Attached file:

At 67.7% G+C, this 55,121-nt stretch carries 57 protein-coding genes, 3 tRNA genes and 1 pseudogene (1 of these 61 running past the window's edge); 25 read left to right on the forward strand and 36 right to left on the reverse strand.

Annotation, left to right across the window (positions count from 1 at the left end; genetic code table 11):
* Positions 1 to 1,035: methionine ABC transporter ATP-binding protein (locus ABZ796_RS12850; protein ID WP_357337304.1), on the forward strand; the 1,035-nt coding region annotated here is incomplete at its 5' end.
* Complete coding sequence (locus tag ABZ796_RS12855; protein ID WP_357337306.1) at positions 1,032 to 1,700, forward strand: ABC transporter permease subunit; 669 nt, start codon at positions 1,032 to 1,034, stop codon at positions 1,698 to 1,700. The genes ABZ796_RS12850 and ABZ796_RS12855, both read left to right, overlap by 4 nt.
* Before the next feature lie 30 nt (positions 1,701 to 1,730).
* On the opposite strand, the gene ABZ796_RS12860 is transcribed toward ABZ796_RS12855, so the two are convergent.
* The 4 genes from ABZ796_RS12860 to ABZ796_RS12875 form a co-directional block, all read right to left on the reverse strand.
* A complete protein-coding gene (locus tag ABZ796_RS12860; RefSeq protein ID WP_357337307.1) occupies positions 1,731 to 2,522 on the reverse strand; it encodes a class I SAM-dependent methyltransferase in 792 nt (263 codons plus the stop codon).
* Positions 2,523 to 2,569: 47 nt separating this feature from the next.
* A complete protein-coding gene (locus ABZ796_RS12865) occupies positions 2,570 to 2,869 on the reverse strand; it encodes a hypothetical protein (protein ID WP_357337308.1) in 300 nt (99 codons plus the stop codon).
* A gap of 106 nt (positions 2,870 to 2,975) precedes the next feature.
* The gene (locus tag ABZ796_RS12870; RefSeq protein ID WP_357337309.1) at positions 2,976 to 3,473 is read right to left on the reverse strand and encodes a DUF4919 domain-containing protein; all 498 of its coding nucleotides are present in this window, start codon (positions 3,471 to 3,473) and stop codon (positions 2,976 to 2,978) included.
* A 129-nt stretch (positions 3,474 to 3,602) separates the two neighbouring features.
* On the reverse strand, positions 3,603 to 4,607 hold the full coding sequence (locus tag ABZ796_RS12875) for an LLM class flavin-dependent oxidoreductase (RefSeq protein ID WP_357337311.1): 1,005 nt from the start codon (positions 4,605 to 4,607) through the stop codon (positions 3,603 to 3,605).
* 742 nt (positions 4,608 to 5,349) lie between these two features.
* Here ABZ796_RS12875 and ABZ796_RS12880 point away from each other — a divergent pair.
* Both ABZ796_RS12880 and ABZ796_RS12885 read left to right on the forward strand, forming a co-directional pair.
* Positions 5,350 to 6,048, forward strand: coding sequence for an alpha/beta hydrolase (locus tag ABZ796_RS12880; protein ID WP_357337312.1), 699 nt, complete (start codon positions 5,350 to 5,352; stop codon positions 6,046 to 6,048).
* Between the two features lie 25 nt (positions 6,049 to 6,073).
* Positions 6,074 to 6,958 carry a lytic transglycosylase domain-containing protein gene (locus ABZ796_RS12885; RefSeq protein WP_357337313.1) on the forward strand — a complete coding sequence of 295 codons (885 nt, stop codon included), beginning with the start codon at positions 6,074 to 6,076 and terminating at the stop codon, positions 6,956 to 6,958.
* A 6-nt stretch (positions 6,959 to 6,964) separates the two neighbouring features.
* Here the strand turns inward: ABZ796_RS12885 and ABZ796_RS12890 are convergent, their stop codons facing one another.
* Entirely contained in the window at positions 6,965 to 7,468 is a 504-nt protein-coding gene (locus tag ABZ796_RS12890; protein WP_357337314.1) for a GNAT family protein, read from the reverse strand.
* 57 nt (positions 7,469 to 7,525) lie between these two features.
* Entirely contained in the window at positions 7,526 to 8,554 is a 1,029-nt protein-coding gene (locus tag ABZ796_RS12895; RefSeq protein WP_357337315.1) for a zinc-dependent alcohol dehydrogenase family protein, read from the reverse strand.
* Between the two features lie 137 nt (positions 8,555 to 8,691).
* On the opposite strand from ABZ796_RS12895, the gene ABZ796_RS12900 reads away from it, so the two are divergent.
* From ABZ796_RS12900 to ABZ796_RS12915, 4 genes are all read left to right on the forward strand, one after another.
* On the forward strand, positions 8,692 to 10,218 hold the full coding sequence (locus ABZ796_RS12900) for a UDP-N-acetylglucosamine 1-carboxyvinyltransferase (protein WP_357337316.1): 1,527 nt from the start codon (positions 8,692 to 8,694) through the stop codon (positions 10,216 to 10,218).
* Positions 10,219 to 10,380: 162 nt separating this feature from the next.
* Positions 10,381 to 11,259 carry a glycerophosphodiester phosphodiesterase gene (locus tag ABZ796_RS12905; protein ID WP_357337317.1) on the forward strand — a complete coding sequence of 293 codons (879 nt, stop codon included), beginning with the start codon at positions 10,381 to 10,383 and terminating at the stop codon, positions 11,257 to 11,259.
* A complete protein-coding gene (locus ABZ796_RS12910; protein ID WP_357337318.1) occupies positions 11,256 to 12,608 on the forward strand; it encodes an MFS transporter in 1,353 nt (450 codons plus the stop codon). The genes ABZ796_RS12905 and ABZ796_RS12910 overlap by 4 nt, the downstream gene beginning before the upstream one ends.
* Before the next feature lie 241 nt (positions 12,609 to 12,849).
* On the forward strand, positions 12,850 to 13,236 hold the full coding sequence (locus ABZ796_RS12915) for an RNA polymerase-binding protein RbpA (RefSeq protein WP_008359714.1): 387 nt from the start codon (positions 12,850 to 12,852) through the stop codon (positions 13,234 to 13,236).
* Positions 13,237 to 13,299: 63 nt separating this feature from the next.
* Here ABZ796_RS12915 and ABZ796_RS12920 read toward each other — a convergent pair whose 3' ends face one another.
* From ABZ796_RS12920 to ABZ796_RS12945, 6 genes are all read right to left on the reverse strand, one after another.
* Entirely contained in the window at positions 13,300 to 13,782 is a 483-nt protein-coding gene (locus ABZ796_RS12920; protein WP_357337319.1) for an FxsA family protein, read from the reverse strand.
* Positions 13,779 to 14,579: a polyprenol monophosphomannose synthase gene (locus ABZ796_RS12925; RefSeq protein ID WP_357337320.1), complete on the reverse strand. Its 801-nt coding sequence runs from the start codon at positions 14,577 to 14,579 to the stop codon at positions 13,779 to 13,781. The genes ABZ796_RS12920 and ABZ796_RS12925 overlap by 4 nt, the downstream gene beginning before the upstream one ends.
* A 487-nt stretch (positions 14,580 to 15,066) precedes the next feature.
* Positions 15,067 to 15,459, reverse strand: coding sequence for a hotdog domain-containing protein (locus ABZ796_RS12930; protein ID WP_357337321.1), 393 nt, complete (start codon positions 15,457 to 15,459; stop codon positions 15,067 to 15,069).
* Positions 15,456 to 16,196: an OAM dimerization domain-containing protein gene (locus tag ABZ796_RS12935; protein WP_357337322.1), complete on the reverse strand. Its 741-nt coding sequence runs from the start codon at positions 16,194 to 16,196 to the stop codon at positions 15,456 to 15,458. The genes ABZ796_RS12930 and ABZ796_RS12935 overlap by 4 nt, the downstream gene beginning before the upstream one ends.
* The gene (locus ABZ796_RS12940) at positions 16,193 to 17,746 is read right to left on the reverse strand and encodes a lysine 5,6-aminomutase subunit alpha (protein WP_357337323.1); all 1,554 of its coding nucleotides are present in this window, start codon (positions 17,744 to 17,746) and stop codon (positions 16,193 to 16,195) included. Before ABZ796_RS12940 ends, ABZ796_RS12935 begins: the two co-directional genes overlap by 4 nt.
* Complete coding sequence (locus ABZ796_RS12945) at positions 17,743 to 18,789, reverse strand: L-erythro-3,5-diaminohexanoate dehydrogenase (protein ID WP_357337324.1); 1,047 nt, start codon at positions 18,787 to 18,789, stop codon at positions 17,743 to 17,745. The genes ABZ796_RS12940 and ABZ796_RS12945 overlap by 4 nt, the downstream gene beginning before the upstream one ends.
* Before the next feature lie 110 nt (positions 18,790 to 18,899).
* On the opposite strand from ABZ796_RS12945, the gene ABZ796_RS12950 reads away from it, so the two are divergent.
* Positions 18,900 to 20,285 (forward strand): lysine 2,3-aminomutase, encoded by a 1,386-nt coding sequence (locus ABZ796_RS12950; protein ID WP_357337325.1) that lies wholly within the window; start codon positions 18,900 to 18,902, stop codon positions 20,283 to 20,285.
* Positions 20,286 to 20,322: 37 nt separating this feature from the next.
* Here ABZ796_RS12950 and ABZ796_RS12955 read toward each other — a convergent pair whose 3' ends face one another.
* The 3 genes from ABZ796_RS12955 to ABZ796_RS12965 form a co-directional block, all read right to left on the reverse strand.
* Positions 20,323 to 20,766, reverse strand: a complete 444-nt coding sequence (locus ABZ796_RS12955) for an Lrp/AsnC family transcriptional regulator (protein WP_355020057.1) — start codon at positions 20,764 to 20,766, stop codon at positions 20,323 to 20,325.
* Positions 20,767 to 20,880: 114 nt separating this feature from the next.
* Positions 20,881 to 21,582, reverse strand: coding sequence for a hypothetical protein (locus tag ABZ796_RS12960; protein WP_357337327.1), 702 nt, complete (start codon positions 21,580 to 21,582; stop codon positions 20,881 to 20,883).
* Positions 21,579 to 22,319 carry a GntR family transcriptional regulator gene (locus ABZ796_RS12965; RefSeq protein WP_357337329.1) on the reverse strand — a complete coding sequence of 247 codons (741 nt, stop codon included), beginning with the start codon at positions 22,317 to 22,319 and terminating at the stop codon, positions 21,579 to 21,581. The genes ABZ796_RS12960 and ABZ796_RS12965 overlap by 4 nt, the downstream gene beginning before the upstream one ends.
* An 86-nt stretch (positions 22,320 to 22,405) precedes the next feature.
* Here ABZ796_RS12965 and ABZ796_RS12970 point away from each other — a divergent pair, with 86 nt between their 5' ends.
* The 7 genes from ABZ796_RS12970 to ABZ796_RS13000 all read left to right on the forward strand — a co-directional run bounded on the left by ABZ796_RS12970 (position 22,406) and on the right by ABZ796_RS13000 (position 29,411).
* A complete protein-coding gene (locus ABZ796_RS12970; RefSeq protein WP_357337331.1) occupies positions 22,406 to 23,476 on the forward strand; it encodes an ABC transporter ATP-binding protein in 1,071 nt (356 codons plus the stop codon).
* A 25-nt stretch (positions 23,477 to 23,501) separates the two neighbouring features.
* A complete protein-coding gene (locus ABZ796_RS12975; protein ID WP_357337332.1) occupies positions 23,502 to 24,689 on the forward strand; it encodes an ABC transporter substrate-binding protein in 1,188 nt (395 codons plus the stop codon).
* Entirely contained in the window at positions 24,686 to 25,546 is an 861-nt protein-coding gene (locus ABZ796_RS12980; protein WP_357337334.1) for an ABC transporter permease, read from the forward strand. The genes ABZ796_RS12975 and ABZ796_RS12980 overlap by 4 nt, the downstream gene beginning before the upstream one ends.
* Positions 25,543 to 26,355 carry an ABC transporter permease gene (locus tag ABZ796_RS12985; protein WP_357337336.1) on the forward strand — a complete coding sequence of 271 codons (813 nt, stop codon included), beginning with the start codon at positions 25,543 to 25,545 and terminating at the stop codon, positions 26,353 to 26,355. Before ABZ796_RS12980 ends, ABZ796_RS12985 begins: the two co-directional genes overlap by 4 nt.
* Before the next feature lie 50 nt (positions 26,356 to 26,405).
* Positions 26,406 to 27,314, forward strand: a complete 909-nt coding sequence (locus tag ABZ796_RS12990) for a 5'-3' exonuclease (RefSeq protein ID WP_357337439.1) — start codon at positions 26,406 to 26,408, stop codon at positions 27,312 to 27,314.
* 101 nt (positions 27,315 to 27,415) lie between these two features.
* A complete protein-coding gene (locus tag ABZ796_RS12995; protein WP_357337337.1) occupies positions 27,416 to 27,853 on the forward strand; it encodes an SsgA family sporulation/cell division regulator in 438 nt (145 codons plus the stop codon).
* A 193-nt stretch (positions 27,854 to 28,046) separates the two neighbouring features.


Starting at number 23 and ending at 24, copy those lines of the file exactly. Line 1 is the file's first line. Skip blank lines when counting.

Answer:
* Entirely contained in the window at positions 6,965 to 7,468 is a 504-nt protein-coding gene (locus tag ABZ796_RS12890; protein WP_357337314.1) for a GNAT family protein, read from the reverse strand.
* 57 nt (positions 7,469 to 7,525) lie between these two features.